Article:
You're making a strawman argument. No-one's saying - as far as I'm aware - that we shouldn't take sensible precautions to limit the spread of this corona'.
Just like no-one's saying we ought to ban driving outright because it's a massive killer.
We impose sensible rules for driving and we ACCEPT the deaths that come from it.
A bit like what we should've done with the coronavirus.
The problem comes with the circular reasoning involved in saying that "only 'x' number of peopled died, therefore the measures taken to ensure that more didn't die weren't necessary".The driving analogy is a pertinent one @terminal . As @Whey_Aye_Banzai points out though, we impose rules and accept deaths in a cost/benefit or risk matrix way.
As opposed to equating those who are advocating a proper risk analysis to be done on COVID deaths with them advocating getting rid of seatbelts, the equivalency is more those advocating for further lockdown with imposing a national 20mph speed limit.
It would be more useful if you included the number of tests performed each day along with the percentage of tests confirmed as positive.
There is far more widespread testing available now than there was back at the start of the year. In my neck of the woods, only patients admitted to hospital were tested back in March/April, now anyone can get tested. Numbers from March/April are likely a huge undercount.
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You asked about " number of tests performed each day along with the percentage of tests confirmed as positive "so I dug around for these data sets:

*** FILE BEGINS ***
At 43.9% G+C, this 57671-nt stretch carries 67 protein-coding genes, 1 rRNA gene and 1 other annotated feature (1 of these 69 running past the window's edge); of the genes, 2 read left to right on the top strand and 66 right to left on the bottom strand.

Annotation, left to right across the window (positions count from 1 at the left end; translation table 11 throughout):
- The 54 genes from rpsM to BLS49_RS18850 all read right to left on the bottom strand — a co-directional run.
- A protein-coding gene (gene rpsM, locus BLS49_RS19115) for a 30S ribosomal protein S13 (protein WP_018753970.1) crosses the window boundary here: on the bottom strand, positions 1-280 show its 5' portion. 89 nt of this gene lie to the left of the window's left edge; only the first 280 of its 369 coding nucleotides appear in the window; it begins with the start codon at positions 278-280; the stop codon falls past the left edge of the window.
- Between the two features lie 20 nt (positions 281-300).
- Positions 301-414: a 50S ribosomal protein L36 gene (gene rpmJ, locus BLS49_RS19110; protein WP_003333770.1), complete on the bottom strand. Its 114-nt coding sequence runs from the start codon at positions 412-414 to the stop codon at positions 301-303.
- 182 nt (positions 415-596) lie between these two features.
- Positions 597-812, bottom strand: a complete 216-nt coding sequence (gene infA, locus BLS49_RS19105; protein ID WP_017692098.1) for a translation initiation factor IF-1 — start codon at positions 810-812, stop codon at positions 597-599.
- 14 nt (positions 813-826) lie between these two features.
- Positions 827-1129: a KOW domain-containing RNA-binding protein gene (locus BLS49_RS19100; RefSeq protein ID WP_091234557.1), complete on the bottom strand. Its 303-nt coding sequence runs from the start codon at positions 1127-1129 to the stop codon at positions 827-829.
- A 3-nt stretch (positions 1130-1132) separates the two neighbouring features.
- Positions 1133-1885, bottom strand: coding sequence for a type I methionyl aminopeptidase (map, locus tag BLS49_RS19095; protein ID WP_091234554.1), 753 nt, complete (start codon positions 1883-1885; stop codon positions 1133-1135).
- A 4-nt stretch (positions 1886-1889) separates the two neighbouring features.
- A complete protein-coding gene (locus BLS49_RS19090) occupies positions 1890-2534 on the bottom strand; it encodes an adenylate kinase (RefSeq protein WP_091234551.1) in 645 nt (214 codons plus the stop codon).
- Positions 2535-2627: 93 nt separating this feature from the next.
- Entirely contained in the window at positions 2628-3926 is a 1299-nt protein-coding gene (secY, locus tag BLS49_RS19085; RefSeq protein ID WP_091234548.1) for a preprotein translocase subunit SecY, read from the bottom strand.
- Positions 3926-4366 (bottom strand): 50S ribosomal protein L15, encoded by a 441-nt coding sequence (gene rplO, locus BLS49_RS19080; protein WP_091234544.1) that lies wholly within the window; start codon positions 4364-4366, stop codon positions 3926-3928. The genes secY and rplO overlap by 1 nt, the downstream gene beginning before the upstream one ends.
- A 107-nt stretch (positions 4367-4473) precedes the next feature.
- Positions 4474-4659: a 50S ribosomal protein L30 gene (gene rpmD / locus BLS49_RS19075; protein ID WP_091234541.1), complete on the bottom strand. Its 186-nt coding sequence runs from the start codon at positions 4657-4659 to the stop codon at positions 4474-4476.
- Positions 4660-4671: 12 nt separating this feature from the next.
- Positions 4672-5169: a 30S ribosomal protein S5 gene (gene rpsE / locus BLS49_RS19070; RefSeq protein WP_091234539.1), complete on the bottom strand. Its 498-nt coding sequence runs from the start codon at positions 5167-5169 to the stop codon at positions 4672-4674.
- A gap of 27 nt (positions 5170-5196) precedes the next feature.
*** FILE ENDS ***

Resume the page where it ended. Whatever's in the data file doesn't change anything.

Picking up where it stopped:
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Back in April the percentage of tests that returned postive was about 20%+.
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Now its bouncing around 2%
Makes you wonder how many people had this at the start of the year....
No idea why the X axis on those runs backwards though.
Which the Herd Immunity people would argue was the reason that both the 1st and 2nd "outbreaks" seemed to naturally peak then decline with or without lockdowns.
Easy enough to resort the data by date but I couldn't be bothered.
Decided to do some more digging to try and get some idea of how many people may have actually had this, it's not as easy to find and I've been distracted by actually having to do some work.
Sero prevalence in London estimated at 15% which is 1.35 million people against a UK Gov confirmed positive total for UK of 453,000.... And that's just London.
Fair to assume the true number of positives in UK could be measured in the millions.
True but I did say statistically. Remember the Stalin quote; "One death is a tragedy, a million deaths is a statistic."It’s still one MILLION grandmothers, grandfathers, uncles, aunts, mothers, fathers, sons, daughters, friends, colleagues. One million deaths of loved ones.
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True but I did say statistically. Remember the Stalin quote; "One death is a tragedy, a million deaths is a statistic."
Thanks. Not my usual reading but informative. We have had to limit some life chances as a wave of disease deadly to some nearly overwhelms the NHS. Probably there have been invidious decisions taken a patient level by stressed medical staff. There are limits of resource some caused by incompetence or bad planning and that will lead to people getting sub-optimal treatment. As a Western nation with a good health service we have over the 55 years successfully extended the lives of the population. However many will be susceptible and are being treated for chronic illnesses. The situation for men is shown;